Tag Archives: scripts

The September 2017 Lazy Bee Newsletter

Here we are, back at the start of another school year.  (At least it is in the northern hemisphere; I have lost track of the way these things are managed in the antipodes.)  For anyone planning their theatrical season, this is a reminder that we have a variety of seasonal plays including entertainments for Halloween, both religious and secular Christmas shows and a huge variety of other material for schools and youth theatres.  Of course, it’s also the run-up to the panto season, and again we have vast numbers available.  If you’re looking for something specific, try our pantomime pages or the search engine.  If you’re in a hurry and need a short-cut to our best sellers, then follow the “what’s hot” link from the Lazy Bee Scripts home page.
 

Sketches, Skits and Short Plays

Comedy sketches and short plays.  (The plays may also be comedies or may evoke a broader spread of emotions.)  Each runs to less than 20 minutes, by our estimate.  However, it’s worth noting that our reckoning is wrong!  It’s based on word count, so it judges all plays in the same way.  This is fair, but in practice the timing will vary enormously.  Someone made good use of our script feedback (via our Contacts page) to tell us that their production of Two Surgeons (by Damian Trasler and Steve Clark of TLC Creative) ran at 4 minutes, not the 10 minutes that we suggest.  In that case, it’s very close to stand-up comedy – high rate of patter and little action – so we will tend to overestimate, whereas for plays with movement and dramatic pauses, we may underestimate.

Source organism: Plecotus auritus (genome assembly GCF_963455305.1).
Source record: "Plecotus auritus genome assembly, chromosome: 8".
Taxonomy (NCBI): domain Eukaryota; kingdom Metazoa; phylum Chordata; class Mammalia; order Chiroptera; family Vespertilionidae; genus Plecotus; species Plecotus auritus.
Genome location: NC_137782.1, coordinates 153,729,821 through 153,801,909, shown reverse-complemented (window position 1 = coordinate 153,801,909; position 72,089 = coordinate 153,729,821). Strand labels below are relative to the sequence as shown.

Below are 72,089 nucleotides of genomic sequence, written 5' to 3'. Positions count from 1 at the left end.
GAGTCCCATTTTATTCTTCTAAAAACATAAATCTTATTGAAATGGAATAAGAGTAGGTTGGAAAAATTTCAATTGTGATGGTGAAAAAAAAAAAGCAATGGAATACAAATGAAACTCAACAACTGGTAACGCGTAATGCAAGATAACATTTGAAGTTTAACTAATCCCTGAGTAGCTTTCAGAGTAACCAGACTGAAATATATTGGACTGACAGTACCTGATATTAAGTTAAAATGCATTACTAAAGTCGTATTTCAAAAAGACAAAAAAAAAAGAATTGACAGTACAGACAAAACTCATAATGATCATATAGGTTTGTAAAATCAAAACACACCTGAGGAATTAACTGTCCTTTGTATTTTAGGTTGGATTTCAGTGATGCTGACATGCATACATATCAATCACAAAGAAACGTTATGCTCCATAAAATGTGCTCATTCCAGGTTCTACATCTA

• Gill Medway gives us a trio of short plays, available to buy as a collection or individually:
    Two Left Feet (1M, 2F) follows 40-something Joy, who has turned up at her sister Carole’s place following a divorce.  While Joy sags about on the sofa looking joyless, Carole enjoys a fulfilling life in the ballroom with new boyfriend Steve – but is he really the romantic he’s cracked up to be?
    There’s plenty of life left in Sid, although he’s approaching his eightieth birthday, though life becomes difficult in Baggy Trousers (1M, 1F) when patronising new carer Melanie arrives.
    A once-popular children’s author takes solace in a letter from her last surviving fan in Out Of Print (1M, 1F) .
  • Jonathan Edgington’s I.  Guy (1M, 2F) explores futuristic friendship.  Veronica and Courtney spice up their ailing relationship by bringing Carlos into the fold.  This is much to Courtney’s chagrin – until she discovers that Carlos is a robot.
  • The Love Potion (1M, 1F) is sold to Jennifer by a mysterious shopkeeper.  She hopes to use it to save her tangled love life, though the elixir yields unexpected results in Robert M.  Barr’s short play.
  • Two clerks sort through an eclectic array of new books in Damian Trasler’s short sketch In The Library (2 Either)
  • A salesman tries to buy a second hand car and ends up considering taking a second look at his chosen career.  A Second Hand (1M) by Lucy Cooper was originally published in 2009, but has been re-jigged to keep up with these enlightened times.
  • Abandon Ship” (2M, 1 Either) cry the passengers on Fred and Ernie’s ferry – but their prevarication and bickering leaves the duo vulnerable as their vessel sinks.  A sketch by Robert Black.
  • Dana Davies’ Date Night (2M, 1F) can’t be explored in too much detail without upsetting the school email filters – needless to say, raunchy misunderstandings and ill-prepared schemes abound.

 

Musicals and Musical Plays

Two new musical pieces, both aimed at schools (probably the upper years of primary school and the lower years of secondary school, respectively).